The Desert Sleuths were supposed to appear at the Velma Teague Library on Saturday, but, because the electricity was off for three hours, we moved to Plan B, and moved the group to a meeting room next door. Thirteen members of Desert Sleuths, the Arizona Chapter of Sisters in Crime, showed up to promote their new mystery anthology, SoWest, So Wild. Roni Olson, president of the group, moderated the program.
Roni kicked off the program saying Desert Sleuths is the state-wide Sisters in Crime chapter for Arizona. Sisters in Crime was started twenty-five years ago to promote the work of women crime writers. Sara Paretsky and the other founders saw a discrepancy in the treatment of female writers. Today, the group consists of authors, readers, and people who love both.
Then, Roni asked each author to just do a short introduction for their stories. She started with CR Bolinski, author of “A Tumbleweed Mystery.” Carole said she knew her story had to be set outside, with lots of tumbleweed. SoWest, So Wild was perfect for that setting.
|CR Bolinski and Susan Buadavari|
Susan Budavari’s story is “The Danger of Impulse Shopping.” It’s about a woman who stops at a convenience store, a divorced woman at a time a serial killer was loose. Susan said when the Baseline Killer was in Phoenix, she had a number of friends who were afraid to go to various parts of the city. They might expose the next serial killer.
Howard “Doc” Carron wrote “Moshe Goes to Arizona.” It’s about a cattle drive. Doc grew up in New York, and he had already written westerns, so he had some experience with the background. His story is set in the 1880s. It was originally set in Wyoming, because Carron was familiar with Wyoming, but the editors gently suggested he move it to Arizona.
|Howard "Doc" Carron and Leslie Kohler|
Leslie Kohler’s story is “Shadow of Darkness,” about an escapee from Folsom Prison. Kohler grew up close to Folsom Prison. She could see the guards in the turrets, with their rifles. She and her family shopped at the prison gift shop. Her father had toured it, but, at time, women couldn’t tour Folsom Prison. Since then, her sister has worked for the prison system, and has been in prisons all over. Folsom Prison is no longer a maximum security prison; it’s a medium prison. And, the area where Kohler grew up, is now filled with million dollar homes. Leslie did say if you’re going to live near a prison, it’s best to live near a maximum security one, because the prisoners rarely escape.
Does Merle McCann's title, "Murder at Rocking Witches Ranch," sound as if it's about French grape growing stock in Arizona? Merle usually writes historical fiction. The story is based on historical fact, facts that McCann uncovered through a circuitous route. Email from someone about the Jerome Winery gave her the best clue. It mentioned mission grapes. The Immaculate Conception Cathedral in Brownsville, Texas, was built in 1850, ten years after the Civil War. Winemaking nuns accompanied a Frenchman there. Then, the Church as named a Cathedral in 1874. McCann knew she could do something with this material.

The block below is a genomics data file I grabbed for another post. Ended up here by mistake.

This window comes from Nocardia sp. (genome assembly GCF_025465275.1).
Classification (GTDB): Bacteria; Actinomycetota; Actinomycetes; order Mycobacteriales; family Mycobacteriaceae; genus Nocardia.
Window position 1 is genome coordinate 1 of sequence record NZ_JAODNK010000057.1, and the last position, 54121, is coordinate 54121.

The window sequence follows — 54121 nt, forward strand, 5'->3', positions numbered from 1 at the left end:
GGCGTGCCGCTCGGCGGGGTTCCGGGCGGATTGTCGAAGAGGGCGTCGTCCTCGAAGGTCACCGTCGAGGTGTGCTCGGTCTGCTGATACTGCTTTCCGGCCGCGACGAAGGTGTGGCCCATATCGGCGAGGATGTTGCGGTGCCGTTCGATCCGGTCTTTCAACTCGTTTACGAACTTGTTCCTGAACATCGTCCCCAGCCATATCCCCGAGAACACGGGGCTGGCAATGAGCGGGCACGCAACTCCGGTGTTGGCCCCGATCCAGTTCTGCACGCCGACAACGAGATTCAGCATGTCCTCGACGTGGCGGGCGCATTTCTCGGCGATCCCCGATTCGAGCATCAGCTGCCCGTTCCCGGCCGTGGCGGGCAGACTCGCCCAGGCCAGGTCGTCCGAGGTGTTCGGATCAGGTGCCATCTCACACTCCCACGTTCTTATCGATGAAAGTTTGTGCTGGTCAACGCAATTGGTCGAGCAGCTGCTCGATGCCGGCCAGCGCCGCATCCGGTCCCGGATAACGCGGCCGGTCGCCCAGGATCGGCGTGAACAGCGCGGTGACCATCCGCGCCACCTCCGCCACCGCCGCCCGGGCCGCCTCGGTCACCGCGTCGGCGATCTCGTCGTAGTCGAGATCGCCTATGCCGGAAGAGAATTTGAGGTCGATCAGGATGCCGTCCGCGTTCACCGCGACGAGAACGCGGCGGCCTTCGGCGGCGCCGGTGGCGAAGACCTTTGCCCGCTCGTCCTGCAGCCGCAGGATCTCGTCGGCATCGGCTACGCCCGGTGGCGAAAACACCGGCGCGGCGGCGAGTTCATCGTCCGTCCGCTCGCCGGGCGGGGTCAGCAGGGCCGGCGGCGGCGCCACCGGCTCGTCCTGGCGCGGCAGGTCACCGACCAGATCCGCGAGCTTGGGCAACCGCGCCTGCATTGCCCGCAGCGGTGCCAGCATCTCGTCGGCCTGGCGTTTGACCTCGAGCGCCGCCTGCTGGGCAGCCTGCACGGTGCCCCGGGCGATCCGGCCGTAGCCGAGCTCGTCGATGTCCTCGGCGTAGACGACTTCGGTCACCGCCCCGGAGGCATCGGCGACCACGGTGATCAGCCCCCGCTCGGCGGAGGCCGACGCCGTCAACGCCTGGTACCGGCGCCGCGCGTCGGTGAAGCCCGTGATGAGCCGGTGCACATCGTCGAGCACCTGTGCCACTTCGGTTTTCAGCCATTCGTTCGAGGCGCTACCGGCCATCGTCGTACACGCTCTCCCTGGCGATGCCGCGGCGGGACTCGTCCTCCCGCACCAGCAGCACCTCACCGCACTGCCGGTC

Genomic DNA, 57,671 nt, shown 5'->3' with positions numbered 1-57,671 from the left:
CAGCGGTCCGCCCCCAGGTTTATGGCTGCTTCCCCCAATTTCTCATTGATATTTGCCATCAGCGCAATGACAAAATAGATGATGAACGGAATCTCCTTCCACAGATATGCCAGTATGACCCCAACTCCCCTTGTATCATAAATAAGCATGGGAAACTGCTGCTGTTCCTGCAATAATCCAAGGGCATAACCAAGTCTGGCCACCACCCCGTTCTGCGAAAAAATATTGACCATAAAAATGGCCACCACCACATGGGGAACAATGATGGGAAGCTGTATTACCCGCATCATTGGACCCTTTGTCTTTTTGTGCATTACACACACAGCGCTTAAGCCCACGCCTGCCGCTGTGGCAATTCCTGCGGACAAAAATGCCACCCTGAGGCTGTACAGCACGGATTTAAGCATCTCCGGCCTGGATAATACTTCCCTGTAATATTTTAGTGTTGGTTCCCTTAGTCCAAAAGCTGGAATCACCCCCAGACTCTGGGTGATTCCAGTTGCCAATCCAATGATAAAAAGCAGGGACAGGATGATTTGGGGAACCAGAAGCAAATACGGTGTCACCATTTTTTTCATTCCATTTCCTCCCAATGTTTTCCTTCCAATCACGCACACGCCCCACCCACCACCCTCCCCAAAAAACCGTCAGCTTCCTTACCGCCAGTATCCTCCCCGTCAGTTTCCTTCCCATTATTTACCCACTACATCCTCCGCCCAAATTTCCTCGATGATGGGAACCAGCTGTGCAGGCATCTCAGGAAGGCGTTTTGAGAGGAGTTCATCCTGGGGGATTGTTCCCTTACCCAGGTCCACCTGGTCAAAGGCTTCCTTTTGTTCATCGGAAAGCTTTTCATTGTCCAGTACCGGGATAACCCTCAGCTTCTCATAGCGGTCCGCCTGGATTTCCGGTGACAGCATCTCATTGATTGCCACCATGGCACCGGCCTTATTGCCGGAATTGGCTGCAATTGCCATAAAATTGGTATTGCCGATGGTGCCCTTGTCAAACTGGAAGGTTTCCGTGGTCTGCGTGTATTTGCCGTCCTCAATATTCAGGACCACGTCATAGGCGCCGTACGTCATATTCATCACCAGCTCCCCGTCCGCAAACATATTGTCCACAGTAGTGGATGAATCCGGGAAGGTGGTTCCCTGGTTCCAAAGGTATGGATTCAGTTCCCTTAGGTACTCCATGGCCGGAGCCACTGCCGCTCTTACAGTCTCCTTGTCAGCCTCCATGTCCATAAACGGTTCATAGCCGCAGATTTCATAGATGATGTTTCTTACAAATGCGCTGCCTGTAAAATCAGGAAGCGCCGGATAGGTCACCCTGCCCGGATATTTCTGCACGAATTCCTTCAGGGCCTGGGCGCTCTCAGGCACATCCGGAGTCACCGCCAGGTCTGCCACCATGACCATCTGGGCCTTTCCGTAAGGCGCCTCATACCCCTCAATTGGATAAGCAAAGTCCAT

|Merle McCann and Toni Niesen|
Toni Niesen was asked about calendar sticks since her story is, "A Pair of Calendar Sticks." She said she first became interested in them when she was working with the Salt Water Pima, and they called their resort "Talking Sticks." She said calendar sticks are historical, but there wasn't a lot written about them that was accessible. Then, she found information written by Frank Russell who studied the Pimas in the early 1900s. That information, along with information from Arizona Highways led to her story with calendar sticks and a water theme.
Amy Schuster's "Fowl Play" is set at a clown college. Why a clown college? She told us she's always been drawn to the absurd.
|Deborah J. Ledford and Roni Olson|
Deborah J. Ledford is one of the editors of SoWest, So Wild. Her story is, "A Tombstone Epitaph." Roni asked her about that, saying Deborah normally doesn't write period pieces. Deb said she never does, but, with the theme, she thought she should, and she expected to have all kinds of period pieces. Instead, hers was the only entry about the Old West.
|Roni Olson and Virginia Nosky|
Virginia Nosky's "All Four One" asks if identical quadruplets can get away with murder. Virginia told us if it was a perfect crime, no one would no about it. But, this one offers a perfect crime, with a perfect alibi. Four gorgeous sisters set out to murder their nasty stepfather.
In Nancy Newcomer's "Coyote's Bones," a coyote digs up bones in a backyard, human bones. Nancy told us it's based on her own experience. In the '90s, she moved to Fountain Hills. Her backyard ended in a wash, and there was lots of wildlife. One day, she looked outside her back window, and there was a coyote out there digging in the dirt. He dug up a bone, probably a rabbit leg. Nancy changed that in her story, and it became a human bone.